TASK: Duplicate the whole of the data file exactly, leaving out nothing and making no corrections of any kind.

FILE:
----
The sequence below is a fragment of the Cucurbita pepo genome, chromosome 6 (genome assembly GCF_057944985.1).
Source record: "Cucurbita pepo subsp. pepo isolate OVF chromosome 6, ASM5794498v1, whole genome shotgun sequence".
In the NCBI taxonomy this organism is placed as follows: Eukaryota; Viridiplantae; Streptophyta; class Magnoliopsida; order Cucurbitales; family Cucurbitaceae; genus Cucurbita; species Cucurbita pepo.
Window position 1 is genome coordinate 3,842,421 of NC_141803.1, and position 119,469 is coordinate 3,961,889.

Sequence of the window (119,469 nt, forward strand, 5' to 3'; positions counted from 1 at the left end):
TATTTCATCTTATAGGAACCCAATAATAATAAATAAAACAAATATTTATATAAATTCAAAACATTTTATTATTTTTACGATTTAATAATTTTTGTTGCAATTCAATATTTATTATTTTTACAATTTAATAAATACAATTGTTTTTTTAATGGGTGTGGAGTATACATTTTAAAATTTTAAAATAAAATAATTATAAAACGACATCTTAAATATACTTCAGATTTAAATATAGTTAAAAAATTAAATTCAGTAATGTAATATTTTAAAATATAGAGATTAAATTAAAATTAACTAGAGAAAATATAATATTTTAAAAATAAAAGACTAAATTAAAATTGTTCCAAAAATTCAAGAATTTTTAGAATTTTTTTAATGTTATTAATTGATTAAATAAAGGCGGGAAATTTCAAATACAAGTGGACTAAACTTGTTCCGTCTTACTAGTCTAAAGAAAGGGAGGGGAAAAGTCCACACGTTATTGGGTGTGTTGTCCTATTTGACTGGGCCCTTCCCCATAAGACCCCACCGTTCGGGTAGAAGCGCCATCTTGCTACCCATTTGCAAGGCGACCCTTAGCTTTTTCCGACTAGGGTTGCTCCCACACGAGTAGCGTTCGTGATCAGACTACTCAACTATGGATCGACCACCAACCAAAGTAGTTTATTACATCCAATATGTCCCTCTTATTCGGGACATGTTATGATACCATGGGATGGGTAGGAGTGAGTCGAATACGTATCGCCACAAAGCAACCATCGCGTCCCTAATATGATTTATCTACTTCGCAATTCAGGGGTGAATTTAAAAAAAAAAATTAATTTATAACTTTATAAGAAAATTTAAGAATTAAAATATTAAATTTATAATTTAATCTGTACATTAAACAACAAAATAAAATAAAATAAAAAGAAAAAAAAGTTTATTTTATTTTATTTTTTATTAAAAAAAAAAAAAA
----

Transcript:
The sequence below is a fragment of the Cucurbita pepo genome, chromosome 6 (genome assembly GCF_057944985.1).
Source record: "Cucurbita pepo subsp. pepo isolate OVF chromosome 6, ASM5794498v1, whole genome shotgun sequence".
In the NCBI taxonomy this organism is placed as follows: Eukaryota; Viridiplantae; Streptophyta; class Magnoliopsida; order Cucurbitales; family Cucurbitaceae; genus Cucurbita; species Cucurbita pepo.
Window position 1 is genome coordinate 3,842,421 of NC_141803.1, and position 119,469 is coordinate 3,961,889.

Sequence of the window (119,469 nt, forward strand, 5' to 3'; positions counted from 1 at the left end):
TATTTCATCTTATAGGAACCCAATAATAATAAATAAAACAAATATTTATATAAATTCAAAACATTTTATTATTTTTACGATTTAATAATTTTTGTTGCAATTCAATATTTATTATTTTTACAATTTAATAAATACAATTGTTTTTTTAATGGGTGTGGAGTATACATTTTAAAATTTTAAAATAAAATAATTATAAAACGACATCTTAAATATACTTCAGATTTAAATATAGTTAAAAAATTAAATTCAGTAATGTAATATTTTAAAATATAGAGATTAAATTAAAATTAACTAGAGAAAATATAATATTTTAAAAATAAAAGACTAAATTAAAATTGTTCCAAAAATTCAAGAATTTTTAGAATTTTTTTAATGTTATTAATTGATTAAATAAAGGCGGGAAATTTCAAATACAAGTGGACTAAACTTGTTCCGTCTTACTAGTCTAAAGAAAGGGAGGGGAAAAGTCCACACGTTATTGGGTGTGTTGTCCTATTTGACTGGGCCCTTCCCCATAAGACCCCACCGTTCGGGTAGAAGCGCCATCTTGCTACCCATTTGCAAGGCGACCCTTAGCTTTTTCCGACTAGGGTTGCTCCCACACGAGTAGCGTTCGTGATCAGACTACTCAACTATGGATCGACCACCAACCAAAGTAGTTTATTACATCCAATATGTCCCTCTTATTCGGGACATGTTATGATACCATGGGATGGGTAGGAGTGAGTCGAATACGTATCGCCACAAAGCAACCATCGCGTCCCTAATATGATTTATCTACTTCGCAATTCAGGGGTGAATTTAAAAAAAAAAATTAATTTATAACTTTATAAGAAAATTTAAGAATTAAAATATTAAATTTATAATTTAATCTGTACATTAAACAACAAAATAAAATAAAATAAAAAGAAAAAAAAGTTTATTTTATTTTATTTTTTATTAAAAAAAAAAAAAA